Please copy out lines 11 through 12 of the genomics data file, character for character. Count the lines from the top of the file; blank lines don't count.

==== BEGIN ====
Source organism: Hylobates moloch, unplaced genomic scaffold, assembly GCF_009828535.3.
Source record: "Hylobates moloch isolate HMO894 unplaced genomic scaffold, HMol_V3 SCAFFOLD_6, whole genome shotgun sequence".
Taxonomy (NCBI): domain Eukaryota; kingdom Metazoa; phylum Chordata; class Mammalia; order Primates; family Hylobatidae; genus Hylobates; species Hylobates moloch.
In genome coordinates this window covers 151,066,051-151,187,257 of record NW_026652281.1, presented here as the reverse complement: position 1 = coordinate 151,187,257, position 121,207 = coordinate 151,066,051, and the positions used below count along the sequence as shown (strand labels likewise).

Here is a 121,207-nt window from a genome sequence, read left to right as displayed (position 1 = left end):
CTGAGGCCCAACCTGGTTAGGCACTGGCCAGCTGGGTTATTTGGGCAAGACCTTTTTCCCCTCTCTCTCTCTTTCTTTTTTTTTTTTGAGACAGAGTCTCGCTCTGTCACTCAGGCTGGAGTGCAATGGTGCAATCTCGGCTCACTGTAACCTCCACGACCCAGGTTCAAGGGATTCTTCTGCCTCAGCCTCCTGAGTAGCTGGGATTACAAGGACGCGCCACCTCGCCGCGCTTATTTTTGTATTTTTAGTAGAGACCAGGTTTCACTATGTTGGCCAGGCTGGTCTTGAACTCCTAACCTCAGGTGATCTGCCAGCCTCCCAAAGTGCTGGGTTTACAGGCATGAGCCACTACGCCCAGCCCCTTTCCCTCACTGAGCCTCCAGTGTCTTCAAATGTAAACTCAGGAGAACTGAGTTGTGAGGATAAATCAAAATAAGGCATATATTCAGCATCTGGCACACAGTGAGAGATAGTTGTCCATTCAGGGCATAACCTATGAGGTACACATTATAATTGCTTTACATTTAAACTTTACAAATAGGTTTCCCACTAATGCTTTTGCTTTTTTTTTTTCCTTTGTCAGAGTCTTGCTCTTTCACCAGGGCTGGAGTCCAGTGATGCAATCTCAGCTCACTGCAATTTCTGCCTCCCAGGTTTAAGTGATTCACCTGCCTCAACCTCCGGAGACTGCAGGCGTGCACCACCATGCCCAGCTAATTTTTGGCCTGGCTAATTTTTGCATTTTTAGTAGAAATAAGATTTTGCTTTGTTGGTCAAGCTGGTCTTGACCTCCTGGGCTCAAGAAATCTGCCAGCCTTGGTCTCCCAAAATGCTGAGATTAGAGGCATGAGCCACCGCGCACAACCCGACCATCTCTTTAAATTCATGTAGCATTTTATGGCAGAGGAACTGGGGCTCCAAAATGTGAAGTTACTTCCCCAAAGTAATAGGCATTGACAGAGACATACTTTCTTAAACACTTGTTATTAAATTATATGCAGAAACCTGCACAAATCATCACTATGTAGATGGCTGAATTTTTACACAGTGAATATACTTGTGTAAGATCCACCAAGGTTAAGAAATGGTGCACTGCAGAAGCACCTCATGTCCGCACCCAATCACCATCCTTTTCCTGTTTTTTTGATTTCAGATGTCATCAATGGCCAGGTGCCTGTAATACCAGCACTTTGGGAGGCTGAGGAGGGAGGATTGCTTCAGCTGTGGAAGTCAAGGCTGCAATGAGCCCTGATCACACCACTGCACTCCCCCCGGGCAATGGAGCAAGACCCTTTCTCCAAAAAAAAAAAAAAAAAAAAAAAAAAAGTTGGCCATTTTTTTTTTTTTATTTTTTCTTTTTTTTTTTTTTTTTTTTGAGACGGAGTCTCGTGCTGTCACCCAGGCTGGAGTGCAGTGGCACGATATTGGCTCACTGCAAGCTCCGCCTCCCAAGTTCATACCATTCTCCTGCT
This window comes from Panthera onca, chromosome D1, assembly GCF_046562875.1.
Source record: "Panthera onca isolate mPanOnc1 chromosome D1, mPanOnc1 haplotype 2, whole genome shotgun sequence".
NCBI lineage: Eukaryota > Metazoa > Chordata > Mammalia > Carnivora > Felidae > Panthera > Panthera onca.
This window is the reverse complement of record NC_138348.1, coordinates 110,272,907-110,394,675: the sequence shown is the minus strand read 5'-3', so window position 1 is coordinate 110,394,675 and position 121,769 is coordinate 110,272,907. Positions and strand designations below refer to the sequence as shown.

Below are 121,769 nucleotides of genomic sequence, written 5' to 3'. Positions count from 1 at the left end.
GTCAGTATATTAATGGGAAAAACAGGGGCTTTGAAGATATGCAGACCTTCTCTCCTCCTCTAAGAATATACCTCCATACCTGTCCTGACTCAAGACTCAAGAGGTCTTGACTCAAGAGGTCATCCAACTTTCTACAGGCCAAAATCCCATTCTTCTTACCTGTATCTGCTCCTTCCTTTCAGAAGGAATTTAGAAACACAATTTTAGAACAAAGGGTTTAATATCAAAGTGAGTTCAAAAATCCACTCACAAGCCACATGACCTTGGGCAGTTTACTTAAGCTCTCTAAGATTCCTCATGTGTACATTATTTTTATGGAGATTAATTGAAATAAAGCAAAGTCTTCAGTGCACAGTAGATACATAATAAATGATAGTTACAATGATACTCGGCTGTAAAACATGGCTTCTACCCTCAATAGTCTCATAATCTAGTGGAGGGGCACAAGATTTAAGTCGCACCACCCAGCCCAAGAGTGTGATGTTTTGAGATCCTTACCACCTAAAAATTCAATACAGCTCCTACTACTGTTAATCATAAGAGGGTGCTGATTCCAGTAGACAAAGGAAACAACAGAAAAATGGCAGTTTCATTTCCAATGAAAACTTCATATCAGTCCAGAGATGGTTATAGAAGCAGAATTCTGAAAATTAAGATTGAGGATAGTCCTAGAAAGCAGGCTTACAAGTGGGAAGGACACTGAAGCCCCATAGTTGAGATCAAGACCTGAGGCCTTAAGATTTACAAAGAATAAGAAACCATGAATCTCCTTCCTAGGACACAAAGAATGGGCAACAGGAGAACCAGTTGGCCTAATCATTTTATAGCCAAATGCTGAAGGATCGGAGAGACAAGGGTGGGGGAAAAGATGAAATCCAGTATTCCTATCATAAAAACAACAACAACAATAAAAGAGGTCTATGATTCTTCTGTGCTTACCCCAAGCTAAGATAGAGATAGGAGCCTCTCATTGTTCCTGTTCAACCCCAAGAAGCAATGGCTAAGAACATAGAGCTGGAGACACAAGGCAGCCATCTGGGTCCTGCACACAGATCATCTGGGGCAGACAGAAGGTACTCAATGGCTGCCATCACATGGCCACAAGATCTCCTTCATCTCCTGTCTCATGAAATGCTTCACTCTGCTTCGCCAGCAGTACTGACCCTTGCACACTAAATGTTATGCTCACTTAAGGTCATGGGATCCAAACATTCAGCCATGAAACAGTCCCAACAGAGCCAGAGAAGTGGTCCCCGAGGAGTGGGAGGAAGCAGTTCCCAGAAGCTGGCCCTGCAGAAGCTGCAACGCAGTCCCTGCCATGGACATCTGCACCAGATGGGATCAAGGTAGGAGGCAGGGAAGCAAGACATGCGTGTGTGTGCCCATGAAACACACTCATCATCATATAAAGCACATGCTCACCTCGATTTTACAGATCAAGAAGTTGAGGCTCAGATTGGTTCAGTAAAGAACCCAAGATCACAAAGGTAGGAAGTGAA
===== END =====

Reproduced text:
Below are 121,769 nucleotides of genomic sequence, written 5' to 3'. Positions count from 1 at the left end.
GTCAGTATATTAATGGGAAAAACAGGGGCTTTGAAGATATGCAGACCTTCTCTCCTCCTCTAAGAATATACCTCCATACCTGTCCTGACTCAAGACTCAAGAGGTCTTGACTCAAGAGGTCATCCAACTTTCTACAGGCCAAAATCCCATTCTTCTTACCTGTATCTGCTCCTTCCTTTCAGAAGGAATTTAGAAACACAATTTTAGAACAAAGGGTTTAATATCAAAGTGAGTTCAAAAATCCACTCACAAGCCACATGACCTTGGGCAGTTTACTTAAGCTCTCTAAGATTCCTCATGTGTACATTATTTTTATGGAGATTAATTGAAATAAAGCAAAGTCTTCAGTGCACAGTAGATACATAATAAATGATAGTTACAATGATACTCGGCTGTAAAACATGGCTTCTACCCTCAATAGTCTCATAATCTAGTGGAGGGGCACAAGATTTAAGTCGCACCACCCAGCCCAAGAGTGTGATGTTTTGAGATCCTTACCACCTAAAAATTCAATACAGCTCCTACTACTGTTAATCATAAGAGGGTGCTGATTCCAGTAGACAAAGGAAACAACAGAAAAATGGCAGTTTCATTTCCAATGAAAACTTCATATCAGTCCAGAGATGGTTATAGAAGCAGAATTCTGAAAATTAAGATTGAGGATAGTCCTAGAAAGCAGGCTTACAAGTGGGAAGGACACTGAAGCCCCATAGTTGAGATCAAGACCTGAGGCCTTAAGATTTACAAAGAATAAGAAACCATGAATCTCCTTCCTAGGACACAAAGAATGGGCAACAGGAGAACCAGTTGGCCTAATCATTTTATAGCCAAATGCTGAAGGATCGGAGAGACAAGGGTGGGGGAAAAGATGAAATCCAGTATTCCTATCATAAAAACAACAACAACAATAAAAGAGGTCTATGATTCTTCTGTGCTTACCCCAAGCTAAGATAGAGATAGGAGCCTCTCATTGTTCCTGTTCAACCCCAAGAAGCAATGGCTAAGAACATAGAGCTGGAGACACAAGGCAGCCATCTGGGTCCTGCACACAGATCATCTGGGGCAGACAGAAGGTACTCAATGGCTGCCATCACATGGCCACAAGATCTCCTTCATCTCCTGTCTCATGAAATGCTTCACTCTGCTTCGCCAGCAGTACTGACCCTTGCACACTAAATGTTATGCTCACTTAAGGTCATGGGATCCAAACATTCAGCCATGAAACAGTCCCAACAGAGCCAGAGAAGTGGTCCCCGAGGAGTGGGAGGAAGCAGTTCCCAGAAGCTGGCCCTGCAGAAGCTGCAACGCAGTCCCTGCCATGGACATCTGCACCAGATGGGATCAAGGTAGGAGGCAGGGAAGCAAGACATGCGTGTGTGTGCCCATGAAACACACTCATCATCATATAAAGCACATGCTCACCTCGATTTTACAGATCAAGAAGTTGAGGCTCAGATTGGTTCAGTAAAGAACCCAAGATCACAAAGGTAGGAAGTGAA